Weather Forecast Dips For Tuesday Shuttle Launch

NASA: Space Shuttle Discovery on Track for Launch
NASA's space shuttle Discovery stands poised for a planned Oct. 23, 2007 flight at Launch Pad 39A of the Kennedy Space Center in Cape Canaveral, Florida. (Image credit: NASA/George Shelton.)

CAPECANAVERAL, Fla. - The weather outlook for NASA?s Tuesday launch of the shuttleDiscovery has dipped slightly, with an increased risk of rain showers and thickclouds preventing the planned space shot.

?We areconcerned about the weather for tomorrow?s launch,? said Kathy Winters, NASA?sshuttle weather officer, during a morning briefing here at the Kennedy Space Center.

Discoverynow has a 40 percent chance of good weather, down from 60 percent, for its planned11:38 a.m. EDT (1538 GMT) launch toward the International Space Station(ISS). Weather forecasts improve for subsequent launch opportunities onWednesday and Thursday, Winters said.

Commandedby veteranshuttle flyer Pamela Melroy, Discovery?s seven-astronaut STS-120 crew willdeliver a vital connecting node to the ISS, swap one station crewmember andrelocate an old U.S. solar array during a 14-daymission.

So far,poor weather at Discovery?s Pad 39A launch site has only had a limited impacton liftoff preparations, said NASA test director Steve Payne.

Rain showersdelayed efforts to load Discovery with the super-chilled liquid hydrogen andliquid oxygen that will power the orbiter?s three fuel cells during flight byabout one hour on Sunday, but shuttle workers were able to make up the losttime once the weather subsided, Payne said.

?That wasn?ta big deal,? he added. ?We had contingency time built in just for that.?

Payne saidlaunch preparations are back on schedule with plans to roll back the shroud-likeRotating Service Structure, which protects Discovery from weather, at 3:00 p.m.EDT (1900 GMT) today.

Shuttleworkers will also load final cargo items inside Discovery?s middeck latertoday. They are slated to begin fueling the orbiter?s 15-story external tankwith the 520,000 gallons of liquid hydrogen and liquid oxygen propellant thatwill feed Discovery?s three main engines during the nine-minute launch to spaceat about 2:13 a.m. EDT (0613 GMT), Payne said.

Engineers haveadded some modifications to Discovery?s fuel tank, including tweaking the designof plumbing line mounts and stripping cork-like insulation from some brackets,to avoid the type of debris-shedding that dinged the belly-mounted heatshield of the shuttle Endeavour during NASA?s STS-118 launchon Aug. 8.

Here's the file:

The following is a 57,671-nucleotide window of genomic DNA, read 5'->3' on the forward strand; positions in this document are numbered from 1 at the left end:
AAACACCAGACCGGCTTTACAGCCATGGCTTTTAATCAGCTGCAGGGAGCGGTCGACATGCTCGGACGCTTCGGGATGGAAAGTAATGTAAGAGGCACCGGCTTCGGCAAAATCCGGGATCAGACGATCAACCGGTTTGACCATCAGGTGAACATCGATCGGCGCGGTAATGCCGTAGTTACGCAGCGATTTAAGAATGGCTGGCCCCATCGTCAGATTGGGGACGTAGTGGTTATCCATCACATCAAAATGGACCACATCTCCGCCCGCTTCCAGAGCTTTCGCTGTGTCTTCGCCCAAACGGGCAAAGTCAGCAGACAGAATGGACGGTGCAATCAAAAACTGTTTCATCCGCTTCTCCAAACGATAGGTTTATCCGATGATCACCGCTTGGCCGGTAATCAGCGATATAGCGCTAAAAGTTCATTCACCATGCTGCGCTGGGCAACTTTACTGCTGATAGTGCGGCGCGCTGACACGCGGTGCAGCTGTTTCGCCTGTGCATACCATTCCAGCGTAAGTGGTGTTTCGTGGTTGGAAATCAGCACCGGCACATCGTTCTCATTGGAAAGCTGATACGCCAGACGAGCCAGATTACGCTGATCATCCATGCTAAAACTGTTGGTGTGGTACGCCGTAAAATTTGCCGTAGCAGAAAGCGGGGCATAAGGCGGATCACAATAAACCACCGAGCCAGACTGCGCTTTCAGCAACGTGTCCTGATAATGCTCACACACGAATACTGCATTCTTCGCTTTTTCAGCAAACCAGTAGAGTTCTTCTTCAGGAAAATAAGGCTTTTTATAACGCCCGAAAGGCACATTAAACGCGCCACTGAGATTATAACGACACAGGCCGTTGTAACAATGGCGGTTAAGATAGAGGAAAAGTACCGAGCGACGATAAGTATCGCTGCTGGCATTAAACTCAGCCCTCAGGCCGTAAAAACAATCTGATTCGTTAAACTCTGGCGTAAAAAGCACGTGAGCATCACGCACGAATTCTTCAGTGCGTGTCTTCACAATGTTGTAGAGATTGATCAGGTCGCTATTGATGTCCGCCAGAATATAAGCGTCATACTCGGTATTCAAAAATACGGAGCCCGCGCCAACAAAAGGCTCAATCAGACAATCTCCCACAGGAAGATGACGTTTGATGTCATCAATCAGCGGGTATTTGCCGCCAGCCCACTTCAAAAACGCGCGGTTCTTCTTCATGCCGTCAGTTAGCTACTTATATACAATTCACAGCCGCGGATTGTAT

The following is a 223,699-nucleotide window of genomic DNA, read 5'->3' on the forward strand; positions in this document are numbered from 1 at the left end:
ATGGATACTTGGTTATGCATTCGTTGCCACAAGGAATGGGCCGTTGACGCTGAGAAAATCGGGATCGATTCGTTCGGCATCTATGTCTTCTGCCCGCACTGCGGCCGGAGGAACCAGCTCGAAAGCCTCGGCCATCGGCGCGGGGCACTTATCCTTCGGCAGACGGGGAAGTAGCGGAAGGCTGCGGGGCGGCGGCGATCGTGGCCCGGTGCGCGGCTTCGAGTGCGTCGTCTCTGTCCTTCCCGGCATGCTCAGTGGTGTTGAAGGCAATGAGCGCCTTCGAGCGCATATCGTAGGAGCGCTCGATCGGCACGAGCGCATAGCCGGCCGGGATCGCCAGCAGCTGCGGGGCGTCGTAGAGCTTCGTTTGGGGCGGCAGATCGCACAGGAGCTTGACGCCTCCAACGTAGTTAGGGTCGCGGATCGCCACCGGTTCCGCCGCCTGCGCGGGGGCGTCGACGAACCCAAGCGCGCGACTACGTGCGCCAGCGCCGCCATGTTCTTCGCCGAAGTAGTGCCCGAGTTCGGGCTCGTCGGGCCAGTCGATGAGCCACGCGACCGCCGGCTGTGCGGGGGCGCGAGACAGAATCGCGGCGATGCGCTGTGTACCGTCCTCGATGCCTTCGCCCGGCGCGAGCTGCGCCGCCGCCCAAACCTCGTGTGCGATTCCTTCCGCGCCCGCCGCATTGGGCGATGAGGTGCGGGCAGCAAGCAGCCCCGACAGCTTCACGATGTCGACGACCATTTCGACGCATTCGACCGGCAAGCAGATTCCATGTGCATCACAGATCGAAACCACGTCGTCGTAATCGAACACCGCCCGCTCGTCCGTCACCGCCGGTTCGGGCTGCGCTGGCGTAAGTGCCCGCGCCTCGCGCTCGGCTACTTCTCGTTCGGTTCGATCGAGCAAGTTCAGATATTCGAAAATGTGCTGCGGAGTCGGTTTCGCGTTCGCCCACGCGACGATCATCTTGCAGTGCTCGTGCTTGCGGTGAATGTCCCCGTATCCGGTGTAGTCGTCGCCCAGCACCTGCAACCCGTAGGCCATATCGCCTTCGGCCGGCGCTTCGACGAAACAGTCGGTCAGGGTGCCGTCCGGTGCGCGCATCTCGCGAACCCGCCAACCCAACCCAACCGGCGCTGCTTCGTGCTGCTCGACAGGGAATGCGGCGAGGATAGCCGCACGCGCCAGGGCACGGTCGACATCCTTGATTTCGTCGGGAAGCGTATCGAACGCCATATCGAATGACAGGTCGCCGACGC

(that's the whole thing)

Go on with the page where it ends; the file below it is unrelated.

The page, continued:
Flightcontrollers have also cut about an hour from the launch countdown to decreasethe amount of time in which ice can form on Discovery?s cryogenic propellant-filledfuel tank, mission managers have said.

Discovery?sSTS-120 mission will mark NASA?s third of four shuttle flights dedicated tospace station construction this year.

NASAwill begin broadcasting Discovery?s STS-120 launch and mission operations liveon NASA TV at 6:30 a.m. EDT (1030 GMT) on Tuesday. Click here for live launchcoverage, mission updates and NASA TV feed.

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  • Complete Space Shuttle Mission Coverage

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Tariq Malik

Tariq is the Editor-in-Chief of and joined the team in 2001, first as an intern and staff writer, and later as an editor. He covers human spaceflight, exploration and space science, as well as skywatching and entertainment. He became's Managing Editor in 2009 and Editor-in-Chief in 2019. Before joining, Tariq was a staff reporter for The Los Angeles Times covering education and city beats in La Habra, Fullerton and Huntington Beach. In October 2022, Tariq received the Harry Kolcum Award for excellence in space reporting from the National Space Club Florida Committee. He is also an Eagle Scout (yes, he has the Space Exploration merit badge) and went to Space Camp four times as a kid and a fifth time as an adult. He has journalism degrees from the University of Southern California and New York University. You can find Tariq at and as the co-host to the This Week In Space podcast with space historian Rod Pyle on the TWiT network. To see his latest project, you can follow Tariq on Twitter @tariqjmalik.